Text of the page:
The New York City environment will do the final arranging (and dismantling) of these kinetic installations, as such, the artists have created “Autonomous Mechanisms” that can function by themselves, beyond control; a spectacle of chance. This continues a line of inquiry both have perused: creating works that depend on their environment for completion. The collaboration is also special for the reason it joins two artists who have both have pioneered abstract work in the genre of “street art”.
PLAF is largely facilitated, inspired by, and at one point will be overlapping with Marie Lorenz’s “Tide and Current Taxi” project. Marie Lorenz has ferried people through New York waterways in a boat she has constructed, for three years, “carrying people to the edge of civilization”. In 2006 MOMO and Zosen of Barcelona built a twelve foot Totem Pole in the East River with Marie on a voyage of the “Tide and Current Taxi”.
The groundbreaking graphic interventions of the artist Eltono, French born and residing in Madrid, have attracted attention in cities all over the world. He leaves his marks between Scotland and Brazil. Derived from classical graffiti writing, Eltono has developed a unique form of abstract minimalism that has led to outdoor work for the Tate Modern in London, a sanctioned project on 150 doors in a Spanish Village, Gallery shows in 12 countries, the 2002 Liverpool Biennial, and Spanish Arco art fair. With his own form of expression he defines and emphasizes gaps in public urban space. Eltono’s urban interventions are the result of a spontaneous reaction to confront the visual saturation of the urban space. Painting simple forms such as tuning forks, without an apparent message, is his way of countering the posters, advertising and signs that are imposed, almost with force, to the eyes of urban pedestrians. In this context, his paintings propose a kind of visual rest, they do not sell or order anything, they only exist in an aesthetic and composition proposal questioning mass communication. They are an open door to observation and free interpretation.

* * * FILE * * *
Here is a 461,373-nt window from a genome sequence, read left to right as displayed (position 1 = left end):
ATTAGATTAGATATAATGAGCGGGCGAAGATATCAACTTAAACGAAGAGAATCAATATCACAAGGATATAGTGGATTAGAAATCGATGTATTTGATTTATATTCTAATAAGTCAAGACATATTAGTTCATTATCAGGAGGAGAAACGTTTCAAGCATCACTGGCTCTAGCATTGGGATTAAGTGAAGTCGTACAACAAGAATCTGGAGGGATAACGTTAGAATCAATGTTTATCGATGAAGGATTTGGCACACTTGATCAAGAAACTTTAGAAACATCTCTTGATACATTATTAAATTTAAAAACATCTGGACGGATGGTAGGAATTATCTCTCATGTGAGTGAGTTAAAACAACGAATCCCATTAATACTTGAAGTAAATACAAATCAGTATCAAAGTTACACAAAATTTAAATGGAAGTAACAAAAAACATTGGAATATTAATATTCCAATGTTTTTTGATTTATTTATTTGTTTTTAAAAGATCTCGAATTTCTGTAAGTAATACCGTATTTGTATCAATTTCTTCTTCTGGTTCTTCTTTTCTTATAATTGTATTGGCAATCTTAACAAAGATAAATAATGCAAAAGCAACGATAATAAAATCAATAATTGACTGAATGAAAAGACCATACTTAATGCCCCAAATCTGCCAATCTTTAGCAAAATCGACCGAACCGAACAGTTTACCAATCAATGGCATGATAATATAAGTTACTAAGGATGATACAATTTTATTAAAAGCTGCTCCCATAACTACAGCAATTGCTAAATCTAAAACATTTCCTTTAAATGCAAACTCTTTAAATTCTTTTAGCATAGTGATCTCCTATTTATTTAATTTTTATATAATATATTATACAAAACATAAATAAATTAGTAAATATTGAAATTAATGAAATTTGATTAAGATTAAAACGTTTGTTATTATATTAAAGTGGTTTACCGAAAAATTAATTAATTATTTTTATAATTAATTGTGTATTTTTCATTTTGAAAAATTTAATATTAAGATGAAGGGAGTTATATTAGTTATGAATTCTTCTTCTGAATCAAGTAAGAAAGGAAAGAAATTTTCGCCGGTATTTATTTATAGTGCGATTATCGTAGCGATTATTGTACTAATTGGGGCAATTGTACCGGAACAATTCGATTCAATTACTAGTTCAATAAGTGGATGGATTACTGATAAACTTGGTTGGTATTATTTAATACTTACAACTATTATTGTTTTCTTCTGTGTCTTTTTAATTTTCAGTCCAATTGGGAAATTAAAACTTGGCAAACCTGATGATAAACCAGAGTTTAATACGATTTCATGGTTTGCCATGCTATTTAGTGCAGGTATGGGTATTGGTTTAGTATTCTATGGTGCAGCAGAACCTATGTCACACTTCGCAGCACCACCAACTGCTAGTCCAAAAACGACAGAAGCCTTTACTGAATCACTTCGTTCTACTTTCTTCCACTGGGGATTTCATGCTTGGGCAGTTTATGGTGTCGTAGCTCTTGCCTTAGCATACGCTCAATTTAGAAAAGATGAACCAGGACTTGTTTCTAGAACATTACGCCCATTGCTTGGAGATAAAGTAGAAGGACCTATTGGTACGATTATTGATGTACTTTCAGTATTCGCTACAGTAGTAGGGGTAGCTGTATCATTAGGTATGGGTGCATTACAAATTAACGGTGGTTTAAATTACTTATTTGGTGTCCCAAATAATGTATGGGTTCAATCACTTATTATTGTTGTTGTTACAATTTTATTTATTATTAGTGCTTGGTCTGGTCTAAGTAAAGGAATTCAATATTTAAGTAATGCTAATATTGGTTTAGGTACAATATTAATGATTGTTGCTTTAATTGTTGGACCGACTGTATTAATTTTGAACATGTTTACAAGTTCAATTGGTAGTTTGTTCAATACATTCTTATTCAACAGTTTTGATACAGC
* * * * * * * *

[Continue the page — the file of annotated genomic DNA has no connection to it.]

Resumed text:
MOMO is from San Francisco Bay. He lives and works in Brooklyn, New York, by way of 12 mostly adventurous years in southern climes; Jamaica, Spain, New Orleans, Key West, Taos, Georgia and North Carolina. He’s lived in tents, caves, cars, and sheds. His ephemeral projects have included sabotaged war advertisements, he tagged the width of Manhattan, predicted the Sept 24 2007 New Yorker cover, built a totem pole in the east river in 2006, made a sculpture with spandex and lighting for the Wooster Collective 11 Spring St show, and pushed large-scale collage forward. MOMO has been flown to Madrid, Manchester, and Seoul, for separate projects. This year he pieced together computer script The MOMO Maker, to create his work for him, leading to a series of similar looking silkscreen street posters installed in New York and London. Most recently, he and Melissa Brown were invited to paint over and destroy each other’s work every other day, for a month outside at Espeis Gallery in Brooklyn.
Eltono and MOMO are installing kinetic sculptures in New York waterways. Check back all September 2008, as we add locations.